This week in history: Men die in mine near Keystone
This Week in History
This week in history as reported by the Summit County Journal the week of November 29, 1919.
JOHN WINTERS GAVE HIS LIFE FOR PARTNERS
Carl Olson, 30, and John Winters, 27, met with death while driving the King tunnel near Keystone when they were overcome by gas. Winters had made heroic but futile efforts to carry the unconscious body of his companion to safety after he had become overcome by the fumes from a blast of machine power, only to meet with death in his attempt.
STEALS GROCERIES AND CLOTHING; RETURNS A SUITCASE WITH LETTER
Honor on the part of thieves has been recorded by novelists, but for a thief to return at considerable risk to himself a portion of stolen property for which he has no use indicated that he may possess some redeeming qualities. Such a thief entered the cabin of George Lamb and on the following night he returned with a suitcase of clothing which the thief stated in a note was useless to him.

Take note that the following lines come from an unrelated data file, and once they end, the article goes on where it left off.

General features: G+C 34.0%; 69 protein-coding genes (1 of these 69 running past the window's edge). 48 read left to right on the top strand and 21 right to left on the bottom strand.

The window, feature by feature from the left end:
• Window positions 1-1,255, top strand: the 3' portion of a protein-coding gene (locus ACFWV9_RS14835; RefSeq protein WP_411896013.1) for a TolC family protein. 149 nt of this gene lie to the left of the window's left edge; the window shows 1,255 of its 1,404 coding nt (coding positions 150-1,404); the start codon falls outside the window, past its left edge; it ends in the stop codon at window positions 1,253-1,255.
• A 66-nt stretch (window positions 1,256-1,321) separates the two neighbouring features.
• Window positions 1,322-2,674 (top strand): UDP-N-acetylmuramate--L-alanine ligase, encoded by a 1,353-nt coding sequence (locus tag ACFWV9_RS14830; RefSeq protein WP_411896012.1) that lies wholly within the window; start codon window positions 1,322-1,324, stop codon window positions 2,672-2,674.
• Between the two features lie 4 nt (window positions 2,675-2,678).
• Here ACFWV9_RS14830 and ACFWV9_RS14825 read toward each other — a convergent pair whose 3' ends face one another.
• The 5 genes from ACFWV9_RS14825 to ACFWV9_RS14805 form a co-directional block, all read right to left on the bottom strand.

MOLLY B ORE STREAK CONTINUES PAST THE CLEVELAND TUNNEL
Three gold bricks made from dredged gold from the stream bed of the Breckenridge district, were sent this week to the U.S. mint in Denver. Two of the large gold bricks were sent by the Tonopah Placers company and the other by the Blue River Gold Dredging company.
RICHARD BODKIN DIES THURSDAY
Richard Bodkin, a resident of the county for the past nine years, a miner, died at the Breckenridge hospital Wednesday afternoon from peritonitis.
MAKES 10 TIMES QUOTA IN W.S.S.
Mrs. M.H. Hayden, chairman and practically the only worker in the War Saving Certificates selling in Summit county, reported during the week that the county had attained nearly ten times its quota in the of these certificates.
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